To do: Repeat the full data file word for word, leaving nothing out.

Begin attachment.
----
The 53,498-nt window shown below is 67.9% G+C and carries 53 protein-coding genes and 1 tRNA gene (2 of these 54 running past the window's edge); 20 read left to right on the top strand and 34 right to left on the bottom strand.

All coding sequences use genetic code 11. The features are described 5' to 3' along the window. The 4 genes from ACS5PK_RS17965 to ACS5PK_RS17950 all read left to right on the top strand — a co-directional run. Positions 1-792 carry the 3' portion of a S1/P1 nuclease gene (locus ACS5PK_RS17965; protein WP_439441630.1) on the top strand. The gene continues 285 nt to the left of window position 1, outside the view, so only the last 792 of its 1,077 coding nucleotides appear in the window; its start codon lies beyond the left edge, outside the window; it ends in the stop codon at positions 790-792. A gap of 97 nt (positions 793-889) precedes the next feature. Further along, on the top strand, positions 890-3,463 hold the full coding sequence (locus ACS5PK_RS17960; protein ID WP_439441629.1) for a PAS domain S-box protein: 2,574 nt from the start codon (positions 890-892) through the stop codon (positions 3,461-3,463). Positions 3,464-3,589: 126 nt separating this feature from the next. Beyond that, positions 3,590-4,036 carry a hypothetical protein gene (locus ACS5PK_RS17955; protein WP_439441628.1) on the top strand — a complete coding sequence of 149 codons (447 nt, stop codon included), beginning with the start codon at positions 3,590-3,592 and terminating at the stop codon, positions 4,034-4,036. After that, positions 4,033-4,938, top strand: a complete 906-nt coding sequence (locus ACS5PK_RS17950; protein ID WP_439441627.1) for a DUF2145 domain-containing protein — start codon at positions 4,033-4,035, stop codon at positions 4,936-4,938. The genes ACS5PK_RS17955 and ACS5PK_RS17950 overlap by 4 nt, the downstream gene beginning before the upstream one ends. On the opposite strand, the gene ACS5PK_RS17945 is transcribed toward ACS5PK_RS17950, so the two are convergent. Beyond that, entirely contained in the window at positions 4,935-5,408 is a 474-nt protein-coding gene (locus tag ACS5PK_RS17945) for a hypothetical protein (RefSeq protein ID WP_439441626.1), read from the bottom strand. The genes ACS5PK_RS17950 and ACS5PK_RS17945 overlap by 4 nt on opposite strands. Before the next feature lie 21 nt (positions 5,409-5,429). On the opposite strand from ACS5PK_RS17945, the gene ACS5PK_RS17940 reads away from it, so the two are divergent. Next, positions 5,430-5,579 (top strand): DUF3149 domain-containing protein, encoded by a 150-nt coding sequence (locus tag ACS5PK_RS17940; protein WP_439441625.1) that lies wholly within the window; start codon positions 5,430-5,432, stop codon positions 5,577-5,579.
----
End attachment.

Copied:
The 53,498-nt window shown below is 67.9% G+C and carries 53 protein-coding genes and 1 tRNA gene (2 of these 54 running past the window's edge); 20 read left to right on the top strand and 34 right to left on the bottom strand.

All coding sequences use genetic code 11. The features are described 5' to 3' along the window. The 4 genes from ACS5PK_RS17965 to ACS5PK_RS17950 all read left to right on the top strand — a co-directional run. Positions 1-792 carry the 3' portion of a S1/P1 nuclease gene (locus ACS5PK_RS17965; protein WP_439441630.1) on the top strand. The gene continues 285 nt to the left of window position 1, outside the view, so only the last 792 of its 1,077 coding nucleotides appear in the window; its start codon lies beyond the left edge, outside the window; it ends in the stop codon at positions 790-792. A gap of 97 nt (positions 793-889) precedes the next feature. Further along, on the top strand, positions 890-3,463 hold the full coding sequence (locus ACS5PK_RS17960; protein ID WP_439441629.1) for a PAS domain S-box protein: 2,574 nt from the start codon (positions 890-892) through the stop codon (positions 3,461-3,463). Positions 3,464-3,589: 126 nt separating this feature from the next. Beyond that, positions 3,590-4,036 carry a hypothetical protein gene (locus ACS5PK_RS17955; protein WP_439441628.1) on the top strand — a complete coding sequence of 149 codons (447 nt, stop codon included), beginning with the start codon at positions 3,590-3,592 and terminating at the stop codon, positions 4,034-4,036. After that, positions 4,033-4,938, top strand: a complete 906-nt coding sequence (locus ACS5PK_RS17950; protein ID WP_439441627.1) for a DUF2145 domain-containing protein — start codon at positions 4,033-4,035, stop codon at positions 4,936-4,938. The genes ACS5PK_RS17955 and ACS5PK_RS17950 overlap by 4 nt, the downstream gene beginning before the upstream one ends. On the opposite strand, the gene ACS5PK_RS17945 is transcribed toward ACS5PK_RS17950, so the two are convergent. Beyond that, entirely contained in the window at positions 4,935-5,408 is a 474-nt protein-coding gene (locus tag ACS5PK_RS17945) for a hypothetical protein (RefSeq protein ID WP_439441626.1), read from the bottom strand. The genes ACS5PK_RS17950 and ACS5PK_RS17945 overlap by 4 nt on opposite strands. Before the next feature lie 21 nt (positions 5,409-5,429). On the opposite strand from ACS5PK_RS17945, the gene ACS5PK_RS17940 reads away from it, so the two are divergent. Next, positions 5,430-5,579 (top strand): DUF3149 domain-containing protein, encoded by a 150-nt coding sequence (locus tag ACS5PK_RS17940; protein WP_439441625.1) that lies wholly within the window; start codon positions 5,430-5,432, stop codon positions 5,577-5,579.